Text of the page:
28. “I don’t believe there is one single solution to the budget issues that face Alameda”

    Bankruptcy … it is the only thing that will save us.

    Right now you have the wealthy 10% of the Island picking up the tab for the 50% that pay no taxes whatsoever and contribute nothing to the community but head-count in the diversity column. Once Osama’s tax plan is implemented, Alameda is going to need to look for a new cash cow or declare bankruptcy. It is that simple …


    Comment by Jeff R. Thomason — November 2, 2008 @ 7:34 pm

  29. DK,

    Sorry, cheap shot. The personal jab was like climbing Mount Everest, it’s because you are there.

    In fact, I recognize the added tax fee is another hurdle to affordability for persons who are on the bitter edge of that equation, as you described yourself, even if the added burden is rather small relative to the entire equation.

    Comment by Mark Irons — November 3, 2008 @ 8:38 am

  30. Re #27

    San Leandro contracts out their Legal Department to Meyers, Nave, a law firm with over 200 attorneys.

    San Leandro also contracts out their Fire Services to the County.

    Comment by Sarah — November 3, 2008 @ 2:35 pm

  31. Sorry, I forgot to click to be notified of responses.

    Sarah, as others have noted, I’m not the one who spent more than our city budget. Nor did I spend more than the state budget.

    Without question many of the financial problems can be traced to the severe drop in tax revenue as the business cycle fell through the floor, not merely increased spending. Having founded several businesses over the last 35 years, I know what a recession feels like.

    My message to the Mayor, City Manager, CFO and several council members was that each time I stood before them several times with proven revenue producing proposals of $250,000 -$500,000 a year that would require no new taxes, no more traffic, no additional residents, and no city funding they have ignored the suggestions and raised roadblocks. I finally gave up.

    Bankruptcy won’t save the City, it will only rearrange the deck chairs on the Titanic. We will need to come together to explore all options. And we will need citizens, people in city management and city government who are prepared to listen and cooperate, not merely snipe.

    Comment by Kirk Knight — November 3, 2008 @ 11:07 pm

  32. #23 Mark.
    I don’t know (and I don’t think there are any easy stats) on how many homes are Alameda sellers buying other Alameda properties.

    So far this year 25% of my buyers have been Alameda sellers, generally families with another child wanting a larger home

    Estimates are 650 homes will sell this year in Alameda.

    Comment by Kirk Knight — November 3, 2008 @ 11:10 pm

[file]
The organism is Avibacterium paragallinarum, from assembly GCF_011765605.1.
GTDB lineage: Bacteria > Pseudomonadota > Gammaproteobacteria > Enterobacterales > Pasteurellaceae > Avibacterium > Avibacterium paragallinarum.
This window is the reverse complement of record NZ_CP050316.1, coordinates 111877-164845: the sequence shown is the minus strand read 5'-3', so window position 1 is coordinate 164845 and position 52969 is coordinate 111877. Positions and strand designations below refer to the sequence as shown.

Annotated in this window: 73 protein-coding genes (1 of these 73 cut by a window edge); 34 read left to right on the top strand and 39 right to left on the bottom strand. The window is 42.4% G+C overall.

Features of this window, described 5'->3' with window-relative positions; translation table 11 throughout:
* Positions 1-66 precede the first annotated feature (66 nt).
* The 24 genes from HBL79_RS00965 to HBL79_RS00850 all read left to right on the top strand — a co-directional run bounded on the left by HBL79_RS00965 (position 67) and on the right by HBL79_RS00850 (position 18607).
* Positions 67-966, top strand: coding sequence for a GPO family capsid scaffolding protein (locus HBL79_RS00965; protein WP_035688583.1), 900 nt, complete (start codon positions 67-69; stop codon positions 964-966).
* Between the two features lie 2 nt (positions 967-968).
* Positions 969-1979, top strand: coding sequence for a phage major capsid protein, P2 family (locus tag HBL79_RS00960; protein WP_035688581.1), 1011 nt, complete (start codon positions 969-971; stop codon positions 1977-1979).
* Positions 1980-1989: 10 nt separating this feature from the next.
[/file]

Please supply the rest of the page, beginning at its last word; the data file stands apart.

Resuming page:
33. #23 Mark I.
    I don’t know what immigrants have to do with any of this. I’ve re-read your post and don’t see what you mean.

    Comment by Kirk Knight — November 3, 2008 @ 11:20 pm

  34. #23 – how transfer tax affects buyers.

    It’s actually ratios, not merely cash.

    A $500,000 house in Alameda can be bought today with 2.85% down payment with FHA financing. That’s $14,250 in cash.

    Add closing costs of about $10,900.

    Now, with Measure P, add another $2,500 paid by the buyers.

    A total of $27,650 down.

    What’s the difference between $25,150 and $27,650? How long does it take you to save $2,500 AFTER TAXES?

    The buyers need an annual income of $100,000, very good credit, and minimal other debt, and will have monthly payments of $3,750 a month including taxes and insurance.

    Comment by Kirk Knight — November 3, 2008 @ 11:31 pm

  35. Kirk,

    As I recall, you are a builder as well as a real estate agent.
    I may be wrong, but didn’t you want to change MA to allow ‘condoization’ of old Victorian homes?
    If I am mistaken, what were you proposals to the city regarding;
    “My message to the Mayor, City Manager, CFO and several council members was that each time I stood before them several times with proven revenue producing proposals of $250,000 -$500,000 a year that would require no new taxes, no more traffic, no additional residents, and no city funding they have ignored the suggestions and raised roadblocks. I finally gave up.”?

    Comment by David Kirwin — November 4, 2008 @ 7:21 am

  36. “A $500,000 house in Alameda can be bought today with 2.85% down payment with FHA financing. That’s $14,250 in cash. Add closing costs of about $10,900. Now, with Measure P, add another $2,500 paid by the buyers. A total of $27,650 down.”

    If you can only put $27k down on a $550k house … YOU SHOULDN’T BE BUYING IT!!! Welcome to the foreclosure crisis 🙂

    Comment by Jeff R. Thomason — November 4, 2008 @ 7:54 am

  37. 36. We certainly put down larger down payments in both purchases. People with smaller down payments have less at risk but nobody wants to walk away from $27,000. It’s the income stream and credit rating of a buyer which really define them.

    #33 Kirk,

    My fault for thew confusing use of the word immigrant. I was being cute I guess, since Alameda tends to be sensitive about foreign elements I was using the term “immigrant” for new buyers to the island in contrast to people already here who sell and buy up. I guess from your answer on the latter, 75% are new buyers, immigrants to Alamedaland.

    Comment by Mark Irons — November 4, 2008 @ 8:14 am